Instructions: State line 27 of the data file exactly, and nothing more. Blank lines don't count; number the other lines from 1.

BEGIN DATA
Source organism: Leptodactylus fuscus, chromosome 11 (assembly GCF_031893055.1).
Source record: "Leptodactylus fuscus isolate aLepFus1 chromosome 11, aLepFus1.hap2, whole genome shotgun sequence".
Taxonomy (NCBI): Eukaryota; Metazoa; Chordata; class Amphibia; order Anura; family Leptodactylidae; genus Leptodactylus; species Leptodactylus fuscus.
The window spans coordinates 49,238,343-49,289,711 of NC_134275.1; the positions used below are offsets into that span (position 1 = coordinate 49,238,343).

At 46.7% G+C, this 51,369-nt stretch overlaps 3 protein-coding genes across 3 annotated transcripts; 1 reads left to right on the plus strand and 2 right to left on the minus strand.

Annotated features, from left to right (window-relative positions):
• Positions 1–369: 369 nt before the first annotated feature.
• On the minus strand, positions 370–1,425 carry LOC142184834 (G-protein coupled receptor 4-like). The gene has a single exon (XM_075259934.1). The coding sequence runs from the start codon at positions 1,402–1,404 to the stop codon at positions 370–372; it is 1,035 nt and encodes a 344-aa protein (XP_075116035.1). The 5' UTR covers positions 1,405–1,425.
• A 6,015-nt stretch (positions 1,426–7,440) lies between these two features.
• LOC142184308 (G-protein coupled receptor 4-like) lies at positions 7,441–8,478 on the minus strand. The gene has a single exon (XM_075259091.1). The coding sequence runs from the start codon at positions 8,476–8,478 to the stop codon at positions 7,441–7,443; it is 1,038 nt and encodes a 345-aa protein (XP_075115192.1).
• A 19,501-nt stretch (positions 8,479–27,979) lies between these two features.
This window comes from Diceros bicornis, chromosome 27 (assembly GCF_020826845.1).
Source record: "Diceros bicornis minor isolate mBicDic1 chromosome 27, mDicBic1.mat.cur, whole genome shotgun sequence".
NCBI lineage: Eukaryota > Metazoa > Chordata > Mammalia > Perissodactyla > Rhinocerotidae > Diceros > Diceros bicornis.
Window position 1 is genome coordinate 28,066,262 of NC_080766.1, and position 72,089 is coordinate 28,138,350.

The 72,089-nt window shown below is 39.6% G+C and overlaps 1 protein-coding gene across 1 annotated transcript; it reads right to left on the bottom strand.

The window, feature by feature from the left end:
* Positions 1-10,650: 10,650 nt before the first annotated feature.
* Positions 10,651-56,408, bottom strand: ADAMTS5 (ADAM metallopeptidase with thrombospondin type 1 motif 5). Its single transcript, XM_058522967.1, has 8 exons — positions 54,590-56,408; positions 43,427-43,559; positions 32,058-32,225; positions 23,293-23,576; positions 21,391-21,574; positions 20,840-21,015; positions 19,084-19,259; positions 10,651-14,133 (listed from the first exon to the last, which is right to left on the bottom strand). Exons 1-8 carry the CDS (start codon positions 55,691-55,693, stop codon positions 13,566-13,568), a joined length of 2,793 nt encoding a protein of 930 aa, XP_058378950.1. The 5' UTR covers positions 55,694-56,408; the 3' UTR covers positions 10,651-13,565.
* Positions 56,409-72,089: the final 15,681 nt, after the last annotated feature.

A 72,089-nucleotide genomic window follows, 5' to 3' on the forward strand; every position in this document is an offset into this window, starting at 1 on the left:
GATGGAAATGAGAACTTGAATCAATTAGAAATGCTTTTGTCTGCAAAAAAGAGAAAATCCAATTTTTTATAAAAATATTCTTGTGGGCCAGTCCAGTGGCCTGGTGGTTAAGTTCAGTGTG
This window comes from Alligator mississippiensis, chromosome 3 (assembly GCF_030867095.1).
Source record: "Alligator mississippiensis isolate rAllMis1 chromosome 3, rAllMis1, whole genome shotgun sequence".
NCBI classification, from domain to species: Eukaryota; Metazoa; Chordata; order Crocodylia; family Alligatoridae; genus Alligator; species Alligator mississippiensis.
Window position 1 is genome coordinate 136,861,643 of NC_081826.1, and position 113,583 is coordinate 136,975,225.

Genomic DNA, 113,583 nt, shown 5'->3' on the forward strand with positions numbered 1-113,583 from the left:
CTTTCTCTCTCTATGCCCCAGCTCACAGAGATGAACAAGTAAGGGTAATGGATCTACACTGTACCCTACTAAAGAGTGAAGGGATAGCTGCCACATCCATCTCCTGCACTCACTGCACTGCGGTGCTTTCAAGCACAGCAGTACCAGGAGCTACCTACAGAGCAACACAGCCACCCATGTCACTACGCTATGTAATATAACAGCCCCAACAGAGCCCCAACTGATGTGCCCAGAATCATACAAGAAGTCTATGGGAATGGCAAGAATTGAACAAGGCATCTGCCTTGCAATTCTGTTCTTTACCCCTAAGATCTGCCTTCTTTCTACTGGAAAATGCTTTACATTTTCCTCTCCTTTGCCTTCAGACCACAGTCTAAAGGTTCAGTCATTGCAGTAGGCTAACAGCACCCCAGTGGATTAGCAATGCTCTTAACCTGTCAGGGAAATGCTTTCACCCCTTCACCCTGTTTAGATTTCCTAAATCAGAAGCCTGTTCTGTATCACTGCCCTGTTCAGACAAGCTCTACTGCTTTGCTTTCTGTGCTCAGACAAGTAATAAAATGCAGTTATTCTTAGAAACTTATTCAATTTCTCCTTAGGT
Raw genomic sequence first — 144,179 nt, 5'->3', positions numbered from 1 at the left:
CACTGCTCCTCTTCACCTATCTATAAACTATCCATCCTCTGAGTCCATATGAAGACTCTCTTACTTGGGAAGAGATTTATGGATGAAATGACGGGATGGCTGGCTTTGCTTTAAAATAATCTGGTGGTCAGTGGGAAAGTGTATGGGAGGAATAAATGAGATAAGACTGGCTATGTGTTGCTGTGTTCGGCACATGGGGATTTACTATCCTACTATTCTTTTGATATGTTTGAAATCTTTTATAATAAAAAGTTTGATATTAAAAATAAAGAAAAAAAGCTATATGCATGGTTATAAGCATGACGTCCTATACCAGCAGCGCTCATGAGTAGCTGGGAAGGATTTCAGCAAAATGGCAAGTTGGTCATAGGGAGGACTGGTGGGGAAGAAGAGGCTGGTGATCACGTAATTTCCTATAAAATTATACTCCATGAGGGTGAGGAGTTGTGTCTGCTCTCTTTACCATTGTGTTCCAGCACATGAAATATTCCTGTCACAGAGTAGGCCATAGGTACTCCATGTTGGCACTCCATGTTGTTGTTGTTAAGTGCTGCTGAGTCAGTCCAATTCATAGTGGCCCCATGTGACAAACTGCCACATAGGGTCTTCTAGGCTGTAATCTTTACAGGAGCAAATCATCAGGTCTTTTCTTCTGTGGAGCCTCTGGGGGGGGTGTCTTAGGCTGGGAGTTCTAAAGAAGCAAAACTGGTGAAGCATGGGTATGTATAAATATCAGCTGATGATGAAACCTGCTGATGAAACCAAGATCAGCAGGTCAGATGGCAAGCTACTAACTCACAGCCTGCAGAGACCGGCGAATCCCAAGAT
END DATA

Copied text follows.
Genomic DNA, 113,583 nt, shown 5'->3' on the forward strand with positions numbered 1-113,583 from the left: